Why Muhammad Ali Never Got on a Plane Without His Own Parachute

The famous fighter had an extreme fear of flying — and now there's an airport named in his honor.

Muhammad Ali arrive on TWA flight 1966
Muhammad Ali arrives in England on May 9, 1966. Photo: Wilson/Mirrorpix/Getty Images

This week, the city of Louisville made the decision to rename its airport Louisville Muhammad Ali International Airport in honor of the boxing great. Normally, nobody would bat an eye, (who wouldn't want their airport named after the champ?), but this story comes with a bit of a twist as it turns out Ali was deathly afraid of stepping foot on airplanes.

The fear of flying is a well-documented phobia. For many, the act of stepping on a plane can bring on the jitters and perhaps cause sweaty palms or even an anxiety attack while on board. People with extreme cases might even avoid flying altogether. But for those who need to travel long distances for their jobs, not flying just isn't an option. And one of those people happened to be Ali.

Ali's intense fear of flying was rather understandable. According to Ali's own 1975 biography, "The Greatest: My Own Story," which The Washington Post recently resurfaced, his fear developed after he experienced turbulence so bad it sent plane equipment flying.

"Many times I've searched my mind to find where the fear originated," he wrote, explaining the death-defying one-hour flight from Louisville to Chicago. According to Ali, "some of the seats were torn from their bolts on the floor."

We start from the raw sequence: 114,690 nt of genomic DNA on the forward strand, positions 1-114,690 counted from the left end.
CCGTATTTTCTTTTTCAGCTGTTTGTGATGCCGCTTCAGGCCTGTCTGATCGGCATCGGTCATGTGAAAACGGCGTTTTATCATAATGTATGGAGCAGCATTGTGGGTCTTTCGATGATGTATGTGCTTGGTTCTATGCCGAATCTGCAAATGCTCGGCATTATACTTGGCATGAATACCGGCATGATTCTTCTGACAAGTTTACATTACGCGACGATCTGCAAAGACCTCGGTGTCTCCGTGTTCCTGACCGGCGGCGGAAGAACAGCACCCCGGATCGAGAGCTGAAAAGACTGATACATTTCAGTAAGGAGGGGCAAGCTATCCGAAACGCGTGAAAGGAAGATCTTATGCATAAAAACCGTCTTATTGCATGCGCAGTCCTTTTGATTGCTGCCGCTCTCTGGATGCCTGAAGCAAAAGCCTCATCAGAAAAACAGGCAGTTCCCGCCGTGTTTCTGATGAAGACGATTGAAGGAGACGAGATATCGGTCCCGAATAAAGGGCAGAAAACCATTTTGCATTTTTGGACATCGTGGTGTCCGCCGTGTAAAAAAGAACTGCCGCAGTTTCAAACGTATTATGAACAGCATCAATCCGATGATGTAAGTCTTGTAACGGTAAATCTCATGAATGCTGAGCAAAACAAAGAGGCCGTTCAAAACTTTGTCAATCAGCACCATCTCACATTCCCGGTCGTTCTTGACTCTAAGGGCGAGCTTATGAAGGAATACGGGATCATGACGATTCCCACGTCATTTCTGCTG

And Ali wasn't exaggerating. Joe Martin, his one-time coach, noted in Jonathan Eig's "Ali: A Life," "I really thought it was our last ride... and I mean Cassius was praying and hollering! Oh, man, he was scared to death."

That flight caused a life-long fear in Ali. According to The Washington Post, he even once told reporters, "I'm not afraid of the fight. I'm afraid of the flight."

However, as a world-famous fighter, Ali had to fly. So, he did the only logical thing: He bought a parachute.

"He went to an army supply store and bought a parachute and actually wore it on the plane," Joe Martin Jr., Martin's son, noted. He reportedly took it on board every flight with him.

However, his greatest battle with his fear would come during the 1960 Olympics in Rome. Not only did Ali have to be convinced by his coaches to travel for the games, but he even had to be convinced by the U.S. Air Force.

"What I was afraid of most was the plane crashing, and nothing would satisfy me until I called the Air Force and asked them to give me a record of plane flights between Rome and America," he wrote in his autobiography. "They said they couldn't even remember the last time one had crashed. That calmed me down enough to take the flight to Rome."

In the end he did get on the plane, and as you surely know, he won.

If you have a fear of flying, don't worry, you don't need to compete in the Olympics to get over it like Ali did. Just follow these 12 simple steps to getting rid of your fear of flying.

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